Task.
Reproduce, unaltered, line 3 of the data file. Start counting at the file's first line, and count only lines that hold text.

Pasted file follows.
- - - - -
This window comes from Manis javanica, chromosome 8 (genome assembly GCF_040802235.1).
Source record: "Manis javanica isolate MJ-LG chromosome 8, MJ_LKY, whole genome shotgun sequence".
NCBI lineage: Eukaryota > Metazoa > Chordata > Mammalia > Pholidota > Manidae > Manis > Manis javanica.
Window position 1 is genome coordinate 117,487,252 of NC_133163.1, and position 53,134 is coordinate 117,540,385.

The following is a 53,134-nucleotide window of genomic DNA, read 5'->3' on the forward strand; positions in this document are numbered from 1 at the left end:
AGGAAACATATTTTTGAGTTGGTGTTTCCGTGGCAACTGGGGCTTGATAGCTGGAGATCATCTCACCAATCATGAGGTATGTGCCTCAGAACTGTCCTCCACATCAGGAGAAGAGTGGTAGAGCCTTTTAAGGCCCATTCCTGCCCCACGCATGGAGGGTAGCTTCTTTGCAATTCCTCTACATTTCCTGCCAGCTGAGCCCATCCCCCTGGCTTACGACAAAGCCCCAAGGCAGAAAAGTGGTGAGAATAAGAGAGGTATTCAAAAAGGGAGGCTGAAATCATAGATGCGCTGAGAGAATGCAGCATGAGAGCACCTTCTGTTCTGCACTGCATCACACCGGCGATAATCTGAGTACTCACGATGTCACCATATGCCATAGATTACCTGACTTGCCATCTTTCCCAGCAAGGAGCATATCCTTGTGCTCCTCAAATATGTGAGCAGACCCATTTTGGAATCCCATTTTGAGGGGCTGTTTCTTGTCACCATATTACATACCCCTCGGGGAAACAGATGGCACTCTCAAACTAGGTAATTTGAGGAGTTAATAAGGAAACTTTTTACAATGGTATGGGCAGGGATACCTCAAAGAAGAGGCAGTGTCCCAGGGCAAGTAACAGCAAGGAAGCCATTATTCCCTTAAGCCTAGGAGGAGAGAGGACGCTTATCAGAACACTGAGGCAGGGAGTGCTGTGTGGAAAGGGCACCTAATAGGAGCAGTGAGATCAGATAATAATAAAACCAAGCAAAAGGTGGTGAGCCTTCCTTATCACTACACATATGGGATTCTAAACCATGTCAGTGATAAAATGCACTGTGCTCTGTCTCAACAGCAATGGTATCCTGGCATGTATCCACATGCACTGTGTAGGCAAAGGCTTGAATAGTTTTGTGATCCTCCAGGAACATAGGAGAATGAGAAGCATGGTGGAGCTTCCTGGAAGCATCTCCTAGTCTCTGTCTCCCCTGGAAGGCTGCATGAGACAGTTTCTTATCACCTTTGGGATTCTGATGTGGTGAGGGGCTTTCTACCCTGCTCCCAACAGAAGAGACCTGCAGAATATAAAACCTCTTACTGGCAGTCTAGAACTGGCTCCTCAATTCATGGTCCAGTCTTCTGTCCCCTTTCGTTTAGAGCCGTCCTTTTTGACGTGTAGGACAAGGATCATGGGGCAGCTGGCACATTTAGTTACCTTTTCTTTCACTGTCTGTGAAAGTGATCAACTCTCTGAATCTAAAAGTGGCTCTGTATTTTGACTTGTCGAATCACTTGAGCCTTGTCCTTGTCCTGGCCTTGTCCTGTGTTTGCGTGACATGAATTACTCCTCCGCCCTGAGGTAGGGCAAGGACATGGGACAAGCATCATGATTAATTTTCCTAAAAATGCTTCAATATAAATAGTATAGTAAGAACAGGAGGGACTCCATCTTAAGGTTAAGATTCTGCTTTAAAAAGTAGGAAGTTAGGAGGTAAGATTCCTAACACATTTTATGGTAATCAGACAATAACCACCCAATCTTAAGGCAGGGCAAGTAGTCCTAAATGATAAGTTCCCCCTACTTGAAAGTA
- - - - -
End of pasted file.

NCBI lineage: Eukaryota > Metazoa > Chordata > Mammalia > Pholidota > Manidae > Manis > Manis javanica.